Bill McKibben's Eaarth, is a call for us to wake up smell the ecological coffee...while we can still brew it. Unlike his previous work, or any writing on ecology I've yet read, however, Eaarth does not argue that catastrophe is pending. Instead, he argues that catastrophe has arrived, and that our all talk about "going green to avert disaster," "and "saving the planet" is woefully obsolete. In ecological terms, the planet as we once knew it is gone, he argues, and rather than trying to "avert" disaster, we need to start figuring out how to live in the disaster that's happened. Key themes he identifies as important for life on planet Eaarth resonnated with me as profoundly Christian ways of being (disaster or no). We must stop assuming that "bigger" is better; we must acknowledge limits on economic and technological growth; we must get reacquainted with the land; we need eschew self-sufficency and nurture community.

Love Wins, Rob Bell
So fast and furious has the furor over this book been, that any review will inevitably feel redundant or tardy. Given the crowd on the band wagon by now, I actually had no intention of hopping on myself, but my kids got it for me for Father's Day. About 15 pages in, I realized that I could probably finish it in on good push, so I got it over with. My thoughts: probably the most over-hyped book I ever read; I loved it and found it frustratingly under-developed at the same time; while he raises some important issues, his handling of them reads like a yoda-meets-Tom-Wright account of salvation; nothing C. S. Lewis hasn't already said more clearly and more cleverly; I'm glad he wrote it, and I'm glad the Evangelical world has errupted over it the way it has, and I hope a much more spirited and generous and optimistic understanding of soteriology and eschatology will infuse the evangelical church's mission as a result.

Rediscovering Paul, David Capes et. al.
Rediscovering Paul is a hepful overview of Paul's life, times and theology. While at times I felt it might have gone deeper, or expressed its ideas more clearly, it provides some interesting and inspiring insights into the man behind the letters. Among these is its discussion of the communal aspect of first century letter writing, and the influence of one's community on one's personal sense of identity, and how those issues might have played out in Paul's writings. Another challenging issue that it tackles is the whole process of letter writing in the Greco-Roman world, especially as regards the role a scribe often played in shaping the text, smoothing out the langugae or providing stock phrases, etc.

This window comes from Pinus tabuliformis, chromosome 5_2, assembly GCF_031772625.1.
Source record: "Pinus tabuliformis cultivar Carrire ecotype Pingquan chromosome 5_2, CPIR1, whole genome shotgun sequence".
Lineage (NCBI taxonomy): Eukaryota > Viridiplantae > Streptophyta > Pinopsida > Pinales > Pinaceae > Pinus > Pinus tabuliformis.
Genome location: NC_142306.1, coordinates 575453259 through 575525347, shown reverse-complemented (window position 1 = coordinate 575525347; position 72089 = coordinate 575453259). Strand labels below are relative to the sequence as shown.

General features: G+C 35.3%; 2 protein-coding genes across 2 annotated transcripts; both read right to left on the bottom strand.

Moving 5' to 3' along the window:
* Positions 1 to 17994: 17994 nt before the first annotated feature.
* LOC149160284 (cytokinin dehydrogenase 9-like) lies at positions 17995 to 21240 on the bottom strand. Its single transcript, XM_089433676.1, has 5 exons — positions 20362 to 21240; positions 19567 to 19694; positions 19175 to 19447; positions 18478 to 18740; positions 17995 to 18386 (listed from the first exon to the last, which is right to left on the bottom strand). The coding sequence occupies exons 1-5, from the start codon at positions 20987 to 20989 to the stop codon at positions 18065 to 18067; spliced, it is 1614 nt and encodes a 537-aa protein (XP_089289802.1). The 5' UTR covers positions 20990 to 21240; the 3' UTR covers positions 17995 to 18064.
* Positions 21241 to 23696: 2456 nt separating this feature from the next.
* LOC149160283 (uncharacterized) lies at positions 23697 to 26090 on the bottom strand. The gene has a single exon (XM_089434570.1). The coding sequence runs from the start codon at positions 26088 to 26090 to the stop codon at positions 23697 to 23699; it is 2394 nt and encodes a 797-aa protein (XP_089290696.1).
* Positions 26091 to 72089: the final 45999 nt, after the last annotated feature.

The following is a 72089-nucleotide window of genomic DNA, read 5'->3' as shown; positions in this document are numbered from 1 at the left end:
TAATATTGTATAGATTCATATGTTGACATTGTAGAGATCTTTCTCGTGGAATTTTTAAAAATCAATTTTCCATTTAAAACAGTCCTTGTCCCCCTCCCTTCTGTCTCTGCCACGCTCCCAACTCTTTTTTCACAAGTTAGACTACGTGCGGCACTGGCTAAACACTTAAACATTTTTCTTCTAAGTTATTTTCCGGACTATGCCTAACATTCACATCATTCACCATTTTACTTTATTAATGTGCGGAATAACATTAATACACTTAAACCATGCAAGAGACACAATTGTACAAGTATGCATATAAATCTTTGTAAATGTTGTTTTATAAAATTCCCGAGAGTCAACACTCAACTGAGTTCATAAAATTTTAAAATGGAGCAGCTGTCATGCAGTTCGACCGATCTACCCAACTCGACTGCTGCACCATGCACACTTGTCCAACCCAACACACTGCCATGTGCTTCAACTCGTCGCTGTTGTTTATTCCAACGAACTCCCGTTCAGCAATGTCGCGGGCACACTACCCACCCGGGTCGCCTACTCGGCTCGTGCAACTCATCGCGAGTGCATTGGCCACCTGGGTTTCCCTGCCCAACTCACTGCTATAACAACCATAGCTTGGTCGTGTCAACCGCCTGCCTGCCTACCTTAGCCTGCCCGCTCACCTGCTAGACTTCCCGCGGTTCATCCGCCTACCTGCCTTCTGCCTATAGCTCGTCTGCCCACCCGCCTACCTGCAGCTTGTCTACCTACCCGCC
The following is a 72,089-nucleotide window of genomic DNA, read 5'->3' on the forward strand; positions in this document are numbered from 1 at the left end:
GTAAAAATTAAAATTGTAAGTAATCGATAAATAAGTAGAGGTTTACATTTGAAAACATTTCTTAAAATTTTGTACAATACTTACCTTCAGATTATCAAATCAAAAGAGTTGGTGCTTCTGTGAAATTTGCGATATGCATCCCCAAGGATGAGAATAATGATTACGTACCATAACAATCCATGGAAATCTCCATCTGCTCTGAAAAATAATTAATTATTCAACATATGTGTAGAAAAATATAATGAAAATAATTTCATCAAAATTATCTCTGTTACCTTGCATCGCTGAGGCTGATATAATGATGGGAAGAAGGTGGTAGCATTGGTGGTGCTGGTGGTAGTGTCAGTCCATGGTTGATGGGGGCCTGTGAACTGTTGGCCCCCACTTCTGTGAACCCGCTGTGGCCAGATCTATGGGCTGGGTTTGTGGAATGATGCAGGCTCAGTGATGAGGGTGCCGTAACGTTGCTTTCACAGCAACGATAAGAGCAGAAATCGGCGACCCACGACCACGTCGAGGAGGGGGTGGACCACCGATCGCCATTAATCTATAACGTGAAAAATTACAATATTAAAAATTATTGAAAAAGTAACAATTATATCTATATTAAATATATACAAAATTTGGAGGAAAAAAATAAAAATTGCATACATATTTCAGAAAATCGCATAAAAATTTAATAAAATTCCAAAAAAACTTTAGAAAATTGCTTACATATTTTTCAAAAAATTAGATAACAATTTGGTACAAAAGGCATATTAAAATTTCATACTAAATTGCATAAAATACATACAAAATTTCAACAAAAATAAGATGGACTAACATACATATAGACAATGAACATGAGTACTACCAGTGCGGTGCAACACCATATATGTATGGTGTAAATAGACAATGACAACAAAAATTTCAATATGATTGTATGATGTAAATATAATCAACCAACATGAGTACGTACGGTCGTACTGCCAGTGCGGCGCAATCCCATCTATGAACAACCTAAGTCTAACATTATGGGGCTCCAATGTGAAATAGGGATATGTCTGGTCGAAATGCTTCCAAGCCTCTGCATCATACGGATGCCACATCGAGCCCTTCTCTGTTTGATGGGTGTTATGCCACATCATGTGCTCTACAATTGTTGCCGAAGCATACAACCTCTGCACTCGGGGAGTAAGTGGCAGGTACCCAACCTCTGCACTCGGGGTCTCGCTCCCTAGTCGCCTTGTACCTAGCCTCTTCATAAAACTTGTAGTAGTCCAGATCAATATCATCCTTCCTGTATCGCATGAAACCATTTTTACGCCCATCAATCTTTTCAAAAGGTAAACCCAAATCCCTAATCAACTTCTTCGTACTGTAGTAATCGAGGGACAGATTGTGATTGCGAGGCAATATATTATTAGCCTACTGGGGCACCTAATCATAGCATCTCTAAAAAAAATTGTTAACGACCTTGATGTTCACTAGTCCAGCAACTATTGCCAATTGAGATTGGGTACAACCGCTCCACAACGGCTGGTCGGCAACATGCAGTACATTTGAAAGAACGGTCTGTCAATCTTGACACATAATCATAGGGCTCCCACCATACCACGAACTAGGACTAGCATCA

Lavondyss, Robert Holdstock
If you've read George MacDonald's Lilith, then think of Lavondyss as sort of a Lilith-for-Non-Christians. It's the convoluted labyrinth of a story about a young girl called Tallis and her adventures in a magical wood that brings the Jungian archetypes buried deep in our subconscious to life. Dense with questions about Jungian psychology, and the spiritually-thin-places of the world, and death and myth and magic and story, it's pretty tough slugging at times, but thought provoking and challenging. At times I felt like I was reading the Narnia book C. S. Lewis might have written if he had pursued the "stab of northerness" in directions other than the Christian Faith where he found it eternally satisfied.

Jesus and Money, Ben Witherington III
My friend John Vlainic once ranked Ben Witheringon as one of the strongest Biblical scholars in the Wesleyan tradtion working today. This thin but powerful volume is evidence to support such an accolade. I opened it expecting (judging by the cover) either a how-to book on Christian finances, or (judging by the other books I've read on Christ and Money) a hodge-podge of Bible verses taken out of context and mushed together as proof texts about the tithe. I got neither; instead, Ben Witherington walks slowly, thoughtful and exegetically through the breadth of Biblical teaching, with special sensitivity to the cultural context of the various texts, the tension between Old and New Testament teaching on the topic, and the differences between modern and ancient economies. If I were to recommend one book to develop a biblical theology of money, it would be this one.

The Gravedigger File, Os Guinness
My first taste of Os Guinness, and, if you don't mind a mangled metaphor, it went down like a bracing pint of... well... Guinness. Grave Digger file is sort of a "Screwtape Letters" project on a church-wide scale. In concept, the book is a series of "training files" for an undercover agent attempting to undermine and ultimately sabotage the Western Church, delivered from the pen of a seasoned saboteur to a young agent recently assigned to Los Angeles. In plot, the young agent ultimately defects, and delivers the "Gravedigger File" into the hands of a Christian, urging him to alert the Church to the operation. It is bursting with "things that make you go hmmm..." and deserves a second, careful read with pen in hand, ready to mine it for its scintillating and eminently quotable lines.